Baptism Stories

As part of our church-wide conversation about baptism, we will be sharing personal baptism stories from members of our church family. Thank you to those who have shared their stories!

If you'd like to share your personal story, email Blane Baker at bakerb@william.jewell.edu. 

 

 

Cathy Baker
Jerry Cain
Bobbie Chasteen
Ed Chasteen
Angie Fuller
Allison Lassiter
Heather Lewis
Connie McNeill
Gwen Phillips
Jacque Stouffer
Carole Tanner
Luda Teterina
Daniel A. Triplett
Ron Whited
Kristin Wooldridge
Sue Wright


CATHY BAKER

Cathy Lynn Wheeler, born December 16, 1963 to James and Helen (nee Kohler) Wheeler
|Baptized on July 25, 1964, at Concordia Lutheran Church, 505 S. Kirkwood Road Kirkwood, MO 63122
Baptized by the Reverend N.A. Fisher

Godparents: Frank & Florence Rouse

Recorded in Concordia’s “The Practical Church Record" under Baptisms on page 22, NO 293

I don’t remember much of that first baptism. To be honest, I actually forgot all about it. I was the last of four kids, and Mom said that by then she was just too worn out to make a big to-do about things. So I don’t have the fancy dress or the cute pictures to remember it by. I know that it was important, especially to my mother and her side of the family, but to my dad and his side — the Baptist part of the family — not so much.

It’s the one that took place ten years later that I claim as my baptism. It was never a question of if, but when I would be baptized. Growing up in the church, I learned at an early age that Christ was my Lord and Savior and that baptism was the outward “public” expression of that faith. But those that know me best would know that it’s that “public” part that was toughest.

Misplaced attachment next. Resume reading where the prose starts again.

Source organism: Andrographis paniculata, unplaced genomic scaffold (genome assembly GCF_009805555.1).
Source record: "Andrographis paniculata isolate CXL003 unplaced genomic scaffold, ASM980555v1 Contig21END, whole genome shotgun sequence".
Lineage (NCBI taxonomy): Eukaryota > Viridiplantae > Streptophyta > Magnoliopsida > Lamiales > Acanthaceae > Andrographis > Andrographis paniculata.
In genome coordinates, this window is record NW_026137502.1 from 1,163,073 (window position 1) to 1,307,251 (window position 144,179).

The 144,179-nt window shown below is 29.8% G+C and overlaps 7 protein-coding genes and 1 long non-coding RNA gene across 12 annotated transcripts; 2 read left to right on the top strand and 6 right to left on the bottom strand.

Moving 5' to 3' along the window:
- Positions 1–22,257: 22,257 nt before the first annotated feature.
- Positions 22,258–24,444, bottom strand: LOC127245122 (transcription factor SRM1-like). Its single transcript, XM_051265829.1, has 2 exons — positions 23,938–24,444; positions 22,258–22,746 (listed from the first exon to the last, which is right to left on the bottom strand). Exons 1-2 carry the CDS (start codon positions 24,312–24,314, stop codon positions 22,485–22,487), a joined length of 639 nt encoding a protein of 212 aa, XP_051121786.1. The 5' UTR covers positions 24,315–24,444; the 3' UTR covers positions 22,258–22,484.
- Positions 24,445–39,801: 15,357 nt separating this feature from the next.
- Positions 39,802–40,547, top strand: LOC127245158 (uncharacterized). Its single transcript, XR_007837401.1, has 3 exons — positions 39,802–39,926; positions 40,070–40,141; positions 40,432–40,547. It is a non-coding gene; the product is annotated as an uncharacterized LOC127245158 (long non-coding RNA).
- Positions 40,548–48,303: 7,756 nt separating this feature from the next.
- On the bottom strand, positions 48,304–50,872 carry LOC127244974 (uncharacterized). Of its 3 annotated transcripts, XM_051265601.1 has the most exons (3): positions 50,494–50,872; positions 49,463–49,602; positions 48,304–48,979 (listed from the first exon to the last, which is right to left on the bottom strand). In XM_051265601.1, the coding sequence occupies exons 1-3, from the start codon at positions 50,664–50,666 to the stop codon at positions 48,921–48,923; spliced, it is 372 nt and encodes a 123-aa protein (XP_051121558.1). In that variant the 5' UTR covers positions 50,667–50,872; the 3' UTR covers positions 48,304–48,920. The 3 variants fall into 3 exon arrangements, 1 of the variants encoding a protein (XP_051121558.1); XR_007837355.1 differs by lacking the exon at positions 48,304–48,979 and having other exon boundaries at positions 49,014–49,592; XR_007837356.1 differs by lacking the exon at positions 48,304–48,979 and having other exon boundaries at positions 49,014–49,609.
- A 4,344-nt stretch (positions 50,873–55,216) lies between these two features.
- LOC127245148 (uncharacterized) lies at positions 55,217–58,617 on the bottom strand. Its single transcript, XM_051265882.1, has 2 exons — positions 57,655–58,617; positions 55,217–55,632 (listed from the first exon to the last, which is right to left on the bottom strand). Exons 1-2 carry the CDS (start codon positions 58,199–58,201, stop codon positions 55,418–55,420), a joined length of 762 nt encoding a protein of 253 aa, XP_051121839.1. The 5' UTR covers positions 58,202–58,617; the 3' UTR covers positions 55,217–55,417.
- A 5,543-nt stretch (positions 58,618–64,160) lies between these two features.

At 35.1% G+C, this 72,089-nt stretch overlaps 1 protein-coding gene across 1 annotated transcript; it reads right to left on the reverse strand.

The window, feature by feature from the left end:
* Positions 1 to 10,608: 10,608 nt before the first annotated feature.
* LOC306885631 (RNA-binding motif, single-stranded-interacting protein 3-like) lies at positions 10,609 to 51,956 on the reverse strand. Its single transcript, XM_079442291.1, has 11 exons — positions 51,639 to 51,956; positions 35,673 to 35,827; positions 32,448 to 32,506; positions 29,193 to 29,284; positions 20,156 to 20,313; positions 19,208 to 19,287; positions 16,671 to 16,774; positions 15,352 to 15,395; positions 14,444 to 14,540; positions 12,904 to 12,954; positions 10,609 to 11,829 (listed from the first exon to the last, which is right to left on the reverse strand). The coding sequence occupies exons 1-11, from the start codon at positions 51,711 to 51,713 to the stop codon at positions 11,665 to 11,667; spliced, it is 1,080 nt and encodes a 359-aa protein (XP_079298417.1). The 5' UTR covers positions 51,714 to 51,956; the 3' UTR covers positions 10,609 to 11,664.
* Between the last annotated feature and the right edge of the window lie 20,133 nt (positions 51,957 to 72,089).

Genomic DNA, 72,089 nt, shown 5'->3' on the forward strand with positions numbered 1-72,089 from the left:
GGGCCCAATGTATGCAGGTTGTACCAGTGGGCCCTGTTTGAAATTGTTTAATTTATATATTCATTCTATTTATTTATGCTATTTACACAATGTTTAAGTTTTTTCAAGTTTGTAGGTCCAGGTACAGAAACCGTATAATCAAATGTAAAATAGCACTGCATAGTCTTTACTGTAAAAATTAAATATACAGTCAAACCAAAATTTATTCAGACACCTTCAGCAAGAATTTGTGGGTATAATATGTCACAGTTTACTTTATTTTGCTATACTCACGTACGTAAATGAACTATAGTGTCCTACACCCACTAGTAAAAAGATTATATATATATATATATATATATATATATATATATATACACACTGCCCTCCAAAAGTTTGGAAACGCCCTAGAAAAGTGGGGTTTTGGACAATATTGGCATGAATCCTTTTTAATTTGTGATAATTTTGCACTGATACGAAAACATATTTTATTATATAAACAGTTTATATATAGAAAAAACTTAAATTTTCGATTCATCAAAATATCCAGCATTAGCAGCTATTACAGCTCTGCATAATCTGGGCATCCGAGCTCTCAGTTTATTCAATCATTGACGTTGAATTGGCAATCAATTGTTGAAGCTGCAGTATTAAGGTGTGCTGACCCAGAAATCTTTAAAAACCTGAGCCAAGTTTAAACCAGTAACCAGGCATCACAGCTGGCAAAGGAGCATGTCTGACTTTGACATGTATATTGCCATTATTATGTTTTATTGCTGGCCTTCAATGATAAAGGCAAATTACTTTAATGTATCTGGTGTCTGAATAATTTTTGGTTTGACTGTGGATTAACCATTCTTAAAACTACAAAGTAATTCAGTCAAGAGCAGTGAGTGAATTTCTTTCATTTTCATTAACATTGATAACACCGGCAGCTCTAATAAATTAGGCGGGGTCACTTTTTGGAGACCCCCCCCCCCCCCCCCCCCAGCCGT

I remember oh so well sitting in the 5th pew on the right side (the Wheeler pew) of Hope Baptist Church, nestled in between Mom and Dad. Grandma and Grandpa were in their spots at the end of the pew with my brothers and sister in between. As the Hymn of Invitation began, the churning inside that I had become familiar with in the past few weeks also began. I had asked Jesus into my heart a long time ago but hadn’t made it public. I’m sure I told people. I know I talked to my mom and dad and probably Brother Manning, but I dreaded making the walk down that long aisle (I know I said we were on the 5th row, but it was still a long aisle!). Being the center of attention and having everyone look at me is something I still dread to this day. But this was something important I wanted to share with the world.